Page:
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Well, unfortunately, Jacksonville doesn't have any good commercial services to meet the needs of its residents. But people still moved in. Those people are what we call Downtown Pioneers, who live in downtown before it's liveable. So, we'll get some more pioneers, and then the retail will follow, and then it will be a strong market for urban residential development. Or at least that's my theory...

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Did everybody forget what the guy in the first article said, that attendance to conventions is on the decline. so far the biggest convention city that i personally know of is Las Vegas, and last time i looked we didn't have casinos or buffets.  but the major attraction that Las Vegas offers conventions is hotel rooms as far as the eye can see.  as for the better jacksonville plan...  can we first build a courthouse that we supposed to have by now???  oh and by the way, the roads project happens to be over by 42 million.  i agree that the prime osborn has lost its shine as a convention center, and there happen to be plans to take it back to a train station/ intermodal center which seems the best use for the building.  part of the reason that we had 5 cruise ships docked in Jacksonville for the super bowl was a lack of hotel rooms.  it all comes down to the same issue, we can build all these fabulous buildings, but if there is no infrastructure>>>  hotels, restaurants open past 9pm, nightlife...  why would anyone have there convention here.  let's revitalize downtown before going off and spending another 150 to 200 million on a convention center that could end up being empty 80% of the time.  how about some city incentives for a downtown grocery store?  how about a some leniancy on the liquor laws to be able to have more nightclubs downtown?  how about putting a stranglehold on the power of First Baptist Downtown?  these are issues that politicans wouldn't touch with a 10mile pole for fear that they might upset someone>>  but you know, life isn't always pretty... and sometimes you have to tick someone off to get things done.  anyways, i will probably get tagged for being to aggressive, but i have to say what i think too....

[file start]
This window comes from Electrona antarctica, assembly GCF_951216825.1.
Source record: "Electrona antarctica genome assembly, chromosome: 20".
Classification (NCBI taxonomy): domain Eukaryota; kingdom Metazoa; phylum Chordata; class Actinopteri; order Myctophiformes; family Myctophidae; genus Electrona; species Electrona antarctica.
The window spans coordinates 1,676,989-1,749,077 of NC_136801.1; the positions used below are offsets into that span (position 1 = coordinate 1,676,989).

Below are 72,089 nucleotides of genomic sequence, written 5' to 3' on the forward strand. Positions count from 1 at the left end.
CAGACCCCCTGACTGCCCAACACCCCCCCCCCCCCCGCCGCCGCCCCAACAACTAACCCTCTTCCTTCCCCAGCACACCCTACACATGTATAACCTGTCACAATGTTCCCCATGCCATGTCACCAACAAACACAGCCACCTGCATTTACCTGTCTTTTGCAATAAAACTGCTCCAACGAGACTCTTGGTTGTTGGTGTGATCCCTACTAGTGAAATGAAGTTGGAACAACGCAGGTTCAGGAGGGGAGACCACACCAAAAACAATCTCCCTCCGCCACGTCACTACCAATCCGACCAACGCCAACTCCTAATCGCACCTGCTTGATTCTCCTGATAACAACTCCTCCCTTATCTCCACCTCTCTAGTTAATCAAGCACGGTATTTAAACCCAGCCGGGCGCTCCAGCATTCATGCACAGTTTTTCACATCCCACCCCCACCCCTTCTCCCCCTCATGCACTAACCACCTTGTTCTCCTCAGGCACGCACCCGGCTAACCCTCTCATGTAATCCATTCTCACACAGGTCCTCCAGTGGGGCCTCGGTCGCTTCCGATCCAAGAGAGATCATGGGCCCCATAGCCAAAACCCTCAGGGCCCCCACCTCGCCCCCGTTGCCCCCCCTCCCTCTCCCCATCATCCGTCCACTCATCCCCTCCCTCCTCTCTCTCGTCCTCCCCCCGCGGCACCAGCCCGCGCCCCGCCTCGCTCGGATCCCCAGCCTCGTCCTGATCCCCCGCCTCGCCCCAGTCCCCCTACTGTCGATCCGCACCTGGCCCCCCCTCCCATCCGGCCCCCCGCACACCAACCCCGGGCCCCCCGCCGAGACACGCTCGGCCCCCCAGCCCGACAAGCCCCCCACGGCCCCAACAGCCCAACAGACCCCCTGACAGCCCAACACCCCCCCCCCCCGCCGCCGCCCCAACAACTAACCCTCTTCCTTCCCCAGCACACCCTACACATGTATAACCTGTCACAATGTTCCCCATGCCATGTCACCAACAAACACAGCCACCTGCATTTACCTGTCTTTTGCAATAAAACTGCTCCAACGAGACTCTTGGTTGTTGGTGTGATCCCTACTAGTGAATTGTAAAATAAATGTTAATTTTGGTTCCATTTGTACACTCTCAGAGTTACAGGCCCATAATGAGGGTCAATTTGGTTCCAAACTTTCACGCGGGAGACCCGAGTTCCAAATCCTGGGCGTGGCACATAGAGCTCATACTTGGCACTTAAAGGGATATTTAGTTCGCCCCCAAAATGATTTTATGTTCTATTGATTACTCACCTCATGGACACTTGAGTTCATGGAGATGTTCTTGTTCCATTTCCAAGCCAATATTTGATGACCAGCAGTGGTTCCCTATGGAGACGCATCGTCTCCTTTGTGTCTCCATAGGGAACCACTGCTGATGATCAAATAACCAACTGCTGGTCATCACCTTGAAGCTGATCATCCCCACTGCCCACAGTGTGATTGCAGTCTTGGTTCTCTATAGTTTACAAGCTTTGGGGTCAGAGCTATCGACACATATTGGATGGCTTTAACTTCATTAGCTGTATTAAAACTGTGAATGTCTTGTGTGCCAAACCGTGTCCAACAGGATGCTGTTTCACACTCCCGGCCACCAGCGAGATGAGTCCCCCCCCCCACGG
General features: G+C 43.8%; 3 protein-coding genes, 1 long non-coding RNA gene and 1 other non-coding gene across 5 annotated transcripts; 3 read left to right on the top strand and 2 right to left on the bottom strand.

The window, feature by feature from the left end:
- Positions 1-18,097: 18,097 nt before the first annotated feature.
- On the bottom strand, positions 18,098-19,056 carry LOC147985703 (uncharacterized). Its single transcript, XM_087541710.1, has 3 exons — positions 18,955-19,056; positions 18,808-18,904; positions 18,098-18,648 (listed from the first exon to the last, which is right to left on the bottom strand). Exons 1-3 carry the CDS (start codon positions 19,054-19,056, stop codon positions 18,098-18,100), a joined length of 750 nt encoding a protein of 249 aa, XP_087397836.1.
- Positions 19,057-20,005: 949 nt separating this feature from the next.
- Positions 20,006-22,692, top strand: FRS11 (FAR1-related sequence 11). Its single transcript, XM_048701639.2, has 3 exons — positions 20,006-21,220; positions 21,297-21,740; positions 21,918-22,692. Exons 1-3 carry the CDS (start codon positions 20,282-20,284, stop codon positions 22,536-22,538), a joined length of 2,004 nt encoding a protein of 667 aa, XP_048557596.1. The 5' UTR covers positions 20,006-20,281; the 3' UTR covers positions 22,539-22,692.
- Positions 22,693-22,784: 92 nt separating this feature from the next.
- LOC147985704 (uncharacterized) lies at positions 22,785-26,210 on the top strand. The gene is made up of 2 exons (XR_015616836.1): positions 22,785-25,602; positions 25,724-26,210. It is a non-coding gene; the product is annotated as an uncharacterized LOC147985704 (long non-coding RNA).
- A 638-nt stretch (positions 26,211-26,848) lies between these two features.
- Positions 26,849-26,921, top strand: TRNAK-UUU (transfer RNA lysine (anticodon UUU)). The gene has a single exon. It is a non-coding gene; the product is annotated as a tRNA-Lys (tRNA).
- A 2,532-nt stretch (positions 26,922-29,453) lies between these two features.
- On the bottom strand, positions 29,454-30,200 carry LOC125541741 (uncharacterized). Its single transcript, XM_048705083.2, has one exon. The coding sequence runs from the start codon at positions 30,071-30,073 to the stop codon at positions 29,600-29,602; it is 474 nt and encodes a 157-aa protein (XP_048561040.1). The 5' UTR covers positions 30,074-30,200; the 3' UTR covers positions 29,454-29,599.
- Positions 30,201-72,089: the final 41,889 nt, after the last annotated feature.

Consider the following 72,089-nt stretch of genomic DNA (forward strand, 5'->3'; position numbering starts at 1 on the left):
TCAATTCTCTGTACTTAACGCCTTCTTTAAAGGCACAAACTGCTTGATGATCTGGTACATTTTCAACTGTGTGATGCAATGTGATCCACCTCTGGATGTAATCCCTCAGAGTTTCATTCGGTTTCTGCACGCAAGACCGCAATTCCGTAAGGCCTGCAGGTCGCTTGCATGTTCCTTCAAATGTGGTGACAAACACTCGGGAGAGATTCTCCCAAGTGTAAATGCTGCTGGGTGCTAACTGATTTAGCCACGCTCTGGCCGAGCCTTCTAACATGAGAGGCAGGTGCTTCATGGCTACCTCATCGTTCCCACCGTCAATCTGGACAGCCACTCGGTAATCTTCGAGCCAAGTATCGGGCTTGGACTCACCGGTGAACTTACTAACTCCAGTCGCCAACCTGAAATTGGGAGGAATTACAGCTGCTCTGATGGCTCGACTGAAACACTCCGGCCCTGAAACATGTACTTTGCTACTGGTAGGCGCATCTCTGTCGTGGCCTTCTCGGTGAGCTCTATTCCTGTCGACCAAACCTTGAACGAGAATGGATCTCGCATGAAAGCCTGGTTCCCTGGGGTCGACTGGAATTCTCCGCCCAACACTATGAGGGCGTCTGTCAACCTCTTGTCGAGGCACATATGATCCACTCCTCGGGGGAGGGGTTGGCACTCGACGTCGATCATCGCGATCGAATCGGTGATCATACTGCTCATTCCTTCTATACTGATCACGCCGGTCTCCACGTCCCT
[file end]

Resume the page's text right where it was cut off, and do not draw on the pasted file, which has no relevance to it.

<{POST_SNAPBACK}>

Glad to see you posting again Cuban, and you too Merlin.

The chicken and egg cliche is on target in regards to a grocery store. IMO, it also applies for the Convention Center. Restaurants and bars are not going to open in LaVilla in anticipation of one day, the center will be expanded. The residential base downtown is expanding, but is still in its infancy. So is the after-work and weekend drive-in bar/restaurant crowds from the 'burbs.